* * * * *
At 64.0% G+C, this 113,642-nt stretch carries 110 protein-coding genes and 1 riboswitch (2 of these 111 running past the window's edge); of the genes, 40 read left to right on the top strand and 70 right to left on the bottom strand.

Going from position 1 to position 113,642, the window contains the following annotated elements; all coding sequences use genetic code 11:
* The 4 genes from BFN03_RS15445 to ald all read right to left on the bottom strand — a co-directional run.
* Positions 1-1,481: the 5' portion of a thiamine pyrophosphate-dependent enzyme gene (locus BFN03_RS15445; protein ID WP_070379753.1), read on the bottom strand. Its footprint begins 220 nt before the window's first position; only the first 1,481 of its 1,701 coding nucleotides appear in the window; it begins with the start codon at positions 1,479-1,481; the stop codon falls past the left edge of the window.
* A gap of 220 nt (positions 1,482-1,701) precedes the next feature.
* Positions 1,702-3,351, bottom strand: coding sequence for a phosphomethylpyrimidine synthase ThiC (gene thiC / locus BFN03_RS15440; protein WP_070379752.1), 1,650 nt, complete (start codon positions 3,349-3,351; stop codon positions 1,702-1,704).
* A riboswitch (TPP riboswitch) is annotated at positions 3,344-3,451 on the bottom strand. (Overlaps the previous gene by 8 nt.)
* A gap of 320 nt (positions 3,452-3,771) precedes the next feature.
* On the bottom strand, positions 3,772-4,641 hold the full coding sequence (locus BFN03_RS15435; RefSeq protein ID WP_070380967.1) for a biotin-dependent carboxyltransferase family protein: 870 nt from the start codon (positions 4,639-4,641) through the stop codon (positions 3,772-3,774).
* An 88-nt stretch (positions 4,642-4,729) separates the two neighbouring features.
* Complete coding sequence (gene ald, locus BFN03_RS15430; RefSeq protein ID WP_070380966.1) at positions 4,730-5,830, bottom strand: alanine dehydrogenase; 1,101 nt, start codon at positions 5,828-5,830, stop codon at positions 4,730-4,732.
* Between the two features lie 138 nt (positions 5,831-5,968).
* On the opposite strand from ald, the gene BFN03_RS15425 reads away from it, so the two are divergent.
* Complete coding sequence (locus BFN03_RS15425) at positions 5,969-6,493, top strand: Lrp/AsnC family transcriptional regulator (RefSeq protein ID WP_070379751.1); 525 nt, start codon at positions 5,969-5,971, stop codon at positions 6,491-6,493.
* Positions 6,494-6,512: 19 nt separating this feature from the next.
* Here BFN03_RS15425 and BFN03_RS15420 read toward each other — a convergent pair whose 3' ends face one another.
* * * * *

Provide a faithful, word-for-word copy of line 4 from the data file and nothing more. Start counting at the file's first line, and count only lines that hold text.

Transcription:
* Positions 1-1,481: the 5' portion of a thiamine pyrophosphate-dependent enzyme gene (locus BFN03_RS15445; protein ID WP_070379753.1), read on the bottom strand. Its footprint begins 220 nt before the window's first position; only the first 1,481 of its 1,701 coding nucleotides appear in the window; it begins with the start codon at positions 1,479-1,481; the stop codon falls past the left edge of the window.